The deadline for the defence attorney to reply to the Southern District Court of New York in the case against Devyani Khobragade, the former Deputy Consul General of India whose arrest sparked off a diplomatic crisis, is February 7 2014.
Following this the judge in the case, Shira Scheindlin of the District Court, may call for oral arguments from both sides before issuing a final ruling on whether the indictment stands or is dismissed on the grounds of Ms. Khobragade’s immunity claim.
The response from her lawyer, Daniel Arshack, will follow a January 31filing by the prosecution, the Manhattan U.S. Attorney Preet Bharara, who has challenged the claim that Ms. Khobragade was cloaked in diplomatic immunity at the time of her arrest and during the time she was alleged to have underpaid and exploited her domestic employee, Sangeeta Richard.
However regardless of whether Judge Scheindlin dismisses the case or not Ms. Khobragade is unlikely to ever be able to enter the U.S. without submitting to the jurisdiction of U.S. courts because the prosecution is free to proceed with a fresh indictment against her at some point in the future when Ms. Khobragade has no immunity.
As it stands the senior Indian diplomat, who was whisked off U.S. soil on January 9 after the State Department granted her full diplomatic immunity honouring her transfer to the Permanent Mission of India to the United Nations, faces a criminal indictment for visa fraud linked to allegations made by Ms. Richard, an Indian national.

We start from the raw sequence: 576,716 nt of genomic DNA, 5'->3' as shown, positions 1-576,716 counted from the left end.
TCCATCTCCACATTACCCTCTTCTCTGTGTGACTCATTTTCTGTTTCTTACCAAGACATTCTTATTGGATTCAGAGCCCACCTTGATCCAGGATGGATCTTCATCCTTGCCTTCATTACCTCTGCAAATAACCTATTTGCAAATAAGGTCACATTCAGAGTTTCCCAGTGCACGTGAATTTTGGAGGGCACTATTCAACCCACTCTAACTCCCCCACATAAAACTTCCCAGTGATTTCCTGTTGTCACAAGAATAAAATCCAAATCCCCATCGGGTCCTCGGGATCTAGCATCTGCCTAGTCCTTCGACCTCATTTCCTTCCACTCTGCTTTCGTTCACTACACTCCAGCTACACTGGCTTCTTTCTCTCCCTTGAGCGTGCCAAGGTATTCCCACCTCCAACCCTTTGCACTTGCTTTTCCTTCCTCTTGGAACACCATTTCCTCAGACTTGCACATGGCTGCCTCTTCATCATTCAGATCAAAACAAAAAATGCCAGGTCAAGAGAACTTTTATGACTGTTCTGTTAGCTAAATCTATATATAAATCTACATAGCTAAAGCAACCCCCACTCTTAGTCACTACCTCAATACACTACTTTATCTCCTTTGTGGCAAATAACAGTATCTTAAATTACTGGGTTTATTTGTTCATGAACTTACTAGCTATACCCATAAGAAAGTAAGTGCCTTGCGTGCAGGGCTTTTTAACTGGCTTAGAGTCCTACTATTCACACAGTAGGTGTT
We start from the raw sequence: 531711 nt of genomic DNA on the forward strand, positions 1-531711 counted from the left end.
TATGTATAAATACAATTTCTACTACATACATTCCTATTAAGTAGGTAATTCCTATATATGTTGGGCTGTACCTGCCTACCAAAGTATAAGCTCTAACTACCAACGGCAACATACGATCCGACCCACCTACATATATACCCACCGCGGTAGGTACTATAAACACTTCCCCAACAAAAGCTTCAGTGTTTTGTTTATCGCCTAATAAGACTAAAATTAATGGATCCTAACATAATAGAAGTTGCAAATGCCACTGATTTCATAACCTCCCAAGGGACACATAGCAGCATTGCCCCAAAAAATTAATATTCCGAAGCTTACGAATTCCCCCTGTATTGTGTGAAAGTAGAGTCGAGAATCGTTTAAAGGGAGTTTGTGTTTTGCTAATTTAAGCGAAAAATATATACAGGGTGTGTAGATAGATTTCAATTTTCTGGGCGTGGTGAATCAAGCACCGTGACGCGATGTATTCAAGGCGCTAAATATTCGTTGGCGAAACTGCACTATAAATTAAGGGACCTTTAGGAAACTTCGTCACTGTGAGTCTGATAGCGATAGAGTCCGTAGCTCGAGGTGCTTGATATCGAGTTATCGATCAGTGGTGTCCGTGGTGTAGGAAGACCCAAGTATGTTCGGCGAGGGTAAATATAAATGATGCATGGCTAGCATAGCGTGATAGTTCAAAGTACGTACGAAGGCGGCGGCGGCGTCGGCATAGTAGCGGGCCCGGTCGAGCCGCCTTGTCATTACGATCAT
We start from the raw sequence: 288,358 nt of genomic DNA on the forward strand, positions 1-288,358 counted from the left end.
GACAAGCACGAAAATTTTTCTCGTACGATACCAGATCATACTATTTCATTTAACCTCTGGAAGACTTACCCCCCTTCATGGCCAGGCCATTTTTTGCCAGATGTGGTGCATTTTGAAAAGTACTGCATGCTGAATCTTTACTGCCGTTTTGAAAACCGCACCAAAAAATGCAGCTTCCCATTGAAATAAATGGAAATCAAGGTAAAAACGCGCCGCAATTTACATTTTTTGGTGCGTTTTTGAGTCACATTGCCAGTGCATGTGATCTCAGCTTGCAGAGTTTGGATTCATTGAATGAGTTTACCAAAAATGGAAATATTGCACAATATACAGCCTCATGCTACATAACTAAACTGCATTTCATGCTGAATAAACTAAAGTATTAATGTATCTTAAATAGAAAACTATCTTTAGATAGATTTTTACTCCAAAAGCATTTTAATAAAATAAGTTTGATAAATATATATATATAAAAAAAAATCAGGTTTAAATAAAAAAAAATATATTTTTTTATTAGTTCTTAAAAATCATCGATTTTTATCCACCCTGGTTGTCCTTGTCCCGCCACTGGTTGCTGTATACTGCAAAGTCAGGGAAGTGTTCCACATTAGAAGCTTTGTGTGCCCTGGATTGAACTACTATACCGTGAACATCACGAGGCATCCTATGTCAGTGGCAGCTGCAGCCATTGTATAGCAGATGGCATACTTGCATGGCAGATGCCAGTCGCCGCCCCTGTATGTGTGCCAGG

Ms. Khobragade’s arrest on the streets of New York and subsequent strip-search in the custody of U.S. Marshals led to New Delhi undertaking retaliatory measures and sent the bilateral relationship into a tailspin for weeks.
Yet what is evident regarding the case brought by the U.S. Department of Justice against Ms. Khobragade is that because it is a criminal and not a civil case, no trial in absentia is possible, and no further examination of the underlying facts of the case will therefore happen as long as Ms. Khobragade does not submit to the jurisdiction of U.S. courts.
Nevertheless, as the State Department pointed out to the Indian embassy on January 9, a warrant may be issued for her arrest in any case because a pending indictment, indicating probable cause, is sufficient grounds for such a warrant.
This stands in stark contrast to the civil case brought by the U.S. against another senior Indian diplomat in New York, Neena Malhotra, who along with her husband Jogesh was accused of exploiting her domestic employee Shanti Gurung and in 2012 was slapped with a $1.5 million fine in absentia.
In both cases Indian courts have issued injunctions on any further litigation in the U.S. by the plaintiffs.